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Home > Audio Library > Vipassana & Loving-kindness Meditation

Top rated - Vipassana & Loving-kindness Meditation
07loving.mp3
07loving.mp3Loving-kindness Meditation3238 viewsA guided Loving kindness meditation. With this meditation it is important to accept the ebbs and flows of emotions and not to be discouraged if feelings of loving-kindness do not, at first, arise. 33333
(17 votes)
03_Framework-for-practice.mp3
03_Framework-for-practice.mp3(3) Framework for the Practice2574 viewsThe Framework for the Practice is based on the Four Establishments of Mindfulness (Satipatthana Sutta): Body, Feelings, Mind States, and Mind Objects.33333
(13 votes)
04breath.mp3
04breath.mp3Mindfulness of Breath3112 viewsMindfulness of Breath gives instructions for mindfulness of breath, as is it experienced as movement in the abdomen. This is a foundation Insight meditation practice. In some cases individuals who are very conscious of their breathing, such as those with panic disorder, initially find this practice difficult. If this is the case they are recommended to bring attention to something other than the breath until it becomes more comfortable. 33333
(13 votes)
07_Clearly-knowing-daily-activities.mp3
07_Clearly-knowing-daily-activities.mp3(7) Clearly Knowing Daily Activities1953 viewsClearly Knowing Daily Activities requires one to have full knowledge of what one is doing as one is doing it - i.e. having present moment awareness.33333
(5 votes)
08_Paying-attention-feelings.mp3
08_Paying-attention-feelings.mp3(8) Paying Attention to Feelings2558 viewsThe Buddha said: "All things converge in Feelings", so paying attention to feelings, whether they are pleasant, unpleasant or indifferent is the is the primary focus in Vipassana meditation.33333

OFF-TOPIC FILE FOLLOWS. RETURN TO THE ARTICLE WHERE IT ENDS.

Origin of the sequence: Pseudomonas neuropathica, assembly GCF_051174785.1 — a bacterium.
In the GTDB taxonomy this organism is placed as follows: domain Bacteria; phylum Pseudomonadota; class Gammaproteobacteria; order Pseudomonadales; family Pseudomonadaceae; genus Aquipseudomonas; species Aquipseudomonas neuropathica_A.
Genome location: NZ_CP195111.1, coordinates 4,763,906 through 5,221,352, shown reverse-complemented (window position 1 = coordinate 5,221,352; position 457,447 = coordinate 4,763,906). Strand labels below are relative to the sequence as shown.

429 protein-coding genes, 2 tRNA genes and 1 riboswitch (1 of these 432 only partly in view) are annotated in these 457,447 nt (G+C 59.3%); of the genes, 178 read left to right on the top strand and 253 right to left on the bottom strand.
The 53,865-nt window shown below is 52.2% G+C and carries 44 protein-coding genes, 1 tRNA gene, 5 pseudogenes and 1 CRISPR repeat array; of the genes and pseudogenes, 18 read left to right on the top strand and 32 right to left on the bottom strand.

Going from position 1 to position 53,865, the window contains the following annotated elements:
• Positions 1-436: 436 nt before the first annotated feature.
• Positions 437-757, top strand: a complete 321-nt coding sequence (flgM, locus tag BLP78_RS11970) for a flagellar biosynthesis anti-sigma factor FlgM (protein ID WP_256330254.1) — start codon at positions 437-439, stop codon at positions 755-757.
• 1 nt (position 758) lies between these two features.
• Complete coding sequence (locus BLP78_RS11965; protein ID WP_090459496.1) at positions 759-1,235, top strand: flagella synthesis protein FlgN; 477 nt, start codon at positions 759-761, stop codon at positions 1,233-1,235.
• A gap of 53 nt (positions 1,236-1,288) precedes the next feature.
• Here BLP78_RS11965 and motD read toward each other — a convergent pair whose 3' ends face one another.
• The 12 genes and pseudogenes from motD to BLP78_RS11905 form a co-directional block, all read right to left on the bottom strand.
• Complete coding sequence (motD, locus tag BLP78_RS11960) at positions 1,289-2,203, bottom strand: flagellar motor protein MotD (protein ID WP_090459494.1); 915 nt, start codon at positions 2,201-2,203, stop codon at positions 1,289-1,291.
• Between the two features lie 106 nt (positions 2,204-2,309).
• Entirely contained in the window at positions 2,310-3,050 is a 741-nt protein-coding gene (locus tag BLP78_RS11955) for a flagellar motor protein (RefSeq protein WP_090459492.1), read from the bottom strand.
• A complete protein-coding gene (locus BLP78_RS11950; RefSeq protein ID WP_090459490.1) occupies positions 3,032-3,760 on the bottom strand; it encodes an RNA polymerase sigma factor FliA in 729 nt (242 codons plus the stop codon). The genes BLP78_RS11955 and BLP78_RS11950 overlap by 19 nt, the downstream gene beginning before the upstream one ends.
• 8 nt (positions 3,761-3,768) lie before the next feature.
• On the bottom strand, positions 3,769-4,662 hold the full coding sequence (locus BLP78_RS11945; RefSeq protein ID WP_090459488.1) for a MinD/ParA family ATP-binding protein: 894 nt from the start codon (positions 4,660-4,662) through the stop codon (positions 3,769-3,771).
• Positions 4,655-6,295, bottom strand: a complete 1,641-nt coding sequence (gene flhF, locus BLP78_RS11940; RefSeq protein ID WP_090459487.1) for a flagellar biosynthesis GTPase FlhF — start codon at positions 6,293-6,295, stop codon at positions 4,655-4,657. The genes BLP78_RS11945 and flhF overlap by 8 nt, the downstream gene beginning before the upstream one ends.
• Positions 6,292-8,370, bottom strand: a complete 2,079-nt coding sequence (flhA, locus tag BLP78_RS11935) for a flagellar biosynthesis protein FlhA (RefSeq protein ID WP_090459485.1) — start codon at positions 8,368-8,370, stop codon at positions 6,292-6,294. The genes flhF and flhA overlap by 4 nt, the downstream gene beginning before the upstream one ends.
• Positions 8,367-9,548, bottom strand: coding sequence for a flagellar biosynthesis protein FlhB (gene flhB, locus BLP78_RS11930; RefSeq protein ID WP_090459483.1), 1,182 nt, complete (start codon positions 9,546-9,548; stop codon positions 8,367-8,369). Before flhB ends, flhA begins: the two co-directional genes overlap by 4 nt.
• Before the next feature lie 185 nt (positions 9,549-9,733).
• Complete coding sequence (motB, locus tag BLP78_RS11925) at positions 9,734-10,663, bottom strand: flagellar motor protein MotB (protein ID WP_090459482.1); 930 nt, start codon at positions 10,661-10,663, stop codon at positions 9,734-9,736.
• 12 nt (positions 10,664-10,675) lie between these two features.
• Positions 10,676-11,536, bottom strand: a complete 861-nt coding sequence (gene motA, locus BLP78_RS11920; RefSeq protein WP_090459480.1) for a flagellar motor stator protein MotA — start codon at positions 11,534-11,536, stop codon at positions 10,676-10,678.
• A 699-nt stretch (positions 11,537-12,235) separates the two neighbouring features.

(16 votes)
File09_Not-self.mp3
File09_Not-self.mp3Not-Self956 viewsPatrick Kearney's Vipassana Retreat Talk at Bodhi Tree Monastery (2009)

We come to Anattalakkhana Sutta (Characteristics of not-self), where the Buddha presents the five aggregates associated with clinging and reveals their real nature. The five aggregates are one of the two main ways in which the Buddha analyses the nature of the human being. They represent what we cling to to create our sense of who we are and what the world is.

We look at the Buddha’s description of how we construct our identity through the three movements of: craving (tanha), the drive to possess; conceit (mana), our fundamental sense of separation and identity; and view (ditthi), the completed concept we have of ourselves-within-our-world. We consider how the Buddha's understanding of not-self (anatta) plays out in his understanding of life-after-life. If there is, fundamentally, no-one here, then who moves from one life to another?
33333
(4 votes)
02calming.mp3
02calming.mp3Calming the Body with the Breath5274 viewsCalming the body with the breath, describes a mindfulness of breath exercise coupled with relaxation. This is a basic Calm meditation practice and it generally helps to cultivate concentration, calm and relaxation. 33333
(22 votes)
00relaxation.mp3
00relaxation.mp3Progressive Relaxation8668 viewsProgressive Relaxation gives guidance for a common muscle tension and release exercise often used for stress management. And is useful as a preparatory exercise before meditation.33333
(54 votes)
03peace.mp3
03peace.mp3Peace and Joy with the Breath2953 viewsCultivating peace and joy with the breath, is an extension of the track "Calming the body with the breath". It is a Calm meditation practice and for some people it can provide a way to cultivate peace and joy. 33333
(12 votes)
track08_five-mental-faculties-pt-3.mp3
track08_five-mental-faculties-pt-3.mp3(08) Vipassana Meditation Retreat1052 viewsTrack08 Five Mental Faculties (Part 3) - 10 Vipassana Retreat Talks, by Sayadaw U Janaka (6/12/2003)
The final talk on the Five Mental Faculties during an intensive Vipassana (Insight) meditation retreat in the Mahasi Sayadaw tradition of Burma, by the abbot and Meditation Master of Chanmyay Meditation Centre, Yangon, Myanmar.
33333
(3 votes)
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